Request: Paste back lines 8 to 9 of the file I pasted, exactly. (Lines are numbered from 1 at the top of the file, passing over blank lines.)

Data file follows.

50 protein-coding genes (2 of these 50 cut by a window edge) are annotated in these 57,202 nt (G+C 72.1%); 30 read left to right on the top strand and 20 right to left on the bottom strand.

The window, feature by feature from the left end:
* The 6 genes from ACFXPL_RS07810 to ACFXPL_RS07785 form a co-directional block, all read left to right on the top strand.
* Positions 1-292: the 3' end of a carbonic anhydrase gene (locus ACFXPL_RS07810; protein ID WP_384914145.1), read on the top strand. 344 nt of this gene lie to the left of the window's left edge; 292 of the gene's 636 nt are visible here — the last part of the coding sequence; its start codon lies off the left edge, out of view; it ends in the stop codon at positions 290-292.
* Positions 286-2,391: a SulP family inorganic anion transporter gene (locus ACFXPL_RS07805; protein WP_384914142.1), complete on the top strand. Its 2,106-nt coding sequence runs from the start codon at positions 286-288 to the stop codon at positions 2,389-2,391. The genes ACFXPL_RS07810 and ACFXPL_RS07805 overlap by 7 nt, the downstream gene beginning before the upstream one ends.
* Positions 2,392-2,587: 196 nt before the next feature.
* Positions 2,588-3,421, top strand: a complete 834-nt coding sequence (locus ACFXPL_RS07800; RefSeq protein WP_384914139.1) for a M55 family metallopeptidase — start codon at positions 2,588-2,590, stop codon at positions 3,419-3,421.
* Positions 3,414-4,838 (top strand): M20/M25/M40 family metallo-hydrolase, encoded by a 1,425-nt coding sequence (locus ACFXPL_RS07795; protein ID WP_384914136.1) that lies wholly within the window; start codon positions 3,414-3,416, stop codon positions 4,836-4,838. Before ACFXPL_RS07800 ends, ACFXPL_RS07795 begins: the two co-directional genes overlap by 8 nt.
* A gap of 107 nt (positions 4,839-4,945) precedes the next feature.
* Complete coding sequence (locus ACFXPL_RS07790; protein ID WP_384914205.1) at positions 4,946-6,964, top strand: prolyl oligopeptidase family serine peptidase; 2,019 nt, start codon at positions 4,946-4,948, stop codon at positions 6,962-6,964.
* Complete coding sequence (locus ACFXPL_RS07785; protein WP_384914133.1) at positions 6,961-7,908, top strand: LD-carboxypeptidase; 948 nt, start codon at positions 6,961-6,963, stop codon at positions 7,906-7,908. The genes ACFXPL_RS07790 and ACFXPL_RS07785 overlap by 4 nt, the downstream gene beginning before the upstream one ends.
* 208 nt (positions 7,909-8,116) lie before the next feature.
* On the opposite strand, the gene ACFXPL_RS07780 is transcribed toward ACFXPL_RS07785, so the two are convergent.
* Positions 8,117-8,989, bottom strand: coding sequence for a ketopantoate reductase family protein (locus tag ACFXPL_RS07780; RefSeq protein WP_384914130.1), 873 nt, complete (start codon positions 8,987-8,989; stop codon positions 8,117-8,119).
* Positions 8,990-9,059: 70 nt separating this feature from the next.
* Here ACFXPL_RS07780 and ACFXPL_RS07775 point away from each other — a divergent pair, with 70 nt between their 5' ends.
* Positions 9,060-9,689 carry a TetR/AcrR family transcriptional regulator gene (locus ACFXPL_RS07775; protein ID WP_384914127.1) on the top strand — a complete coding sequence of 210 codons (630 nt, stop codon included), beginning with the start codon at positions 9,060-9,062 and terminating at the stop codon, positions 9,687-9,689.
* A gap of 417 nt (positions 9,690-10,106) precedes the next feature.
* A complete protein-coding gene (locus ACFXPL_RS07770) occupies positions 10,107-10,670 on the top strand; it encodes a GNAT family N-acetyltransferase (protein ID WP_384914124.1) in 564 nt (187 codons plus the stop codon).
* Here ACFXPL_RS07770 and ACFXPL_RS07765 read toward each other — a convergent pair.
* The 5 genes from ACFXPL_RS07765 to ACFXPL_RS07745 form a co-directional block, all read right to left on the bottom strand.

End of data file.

* Positions 3,414-4,838 (top strand): M20/M25/M40 family metallo-hydrolase, encoded by a 1,425-nt coding sequence (locus ACFXPL_RS07795; protein ID WP_384914136.1) that lies wholly within the window; start codon positions 3,414-3,416, stop codon positions 4,836-4,838. Before ACFXPL_RS07800 ends, ACFXPL_RS07795 begins: the two co-directional genes overlap by 8 nt.
* A gap of 107 nt (positions 4,839-4,945) precedes the next feature.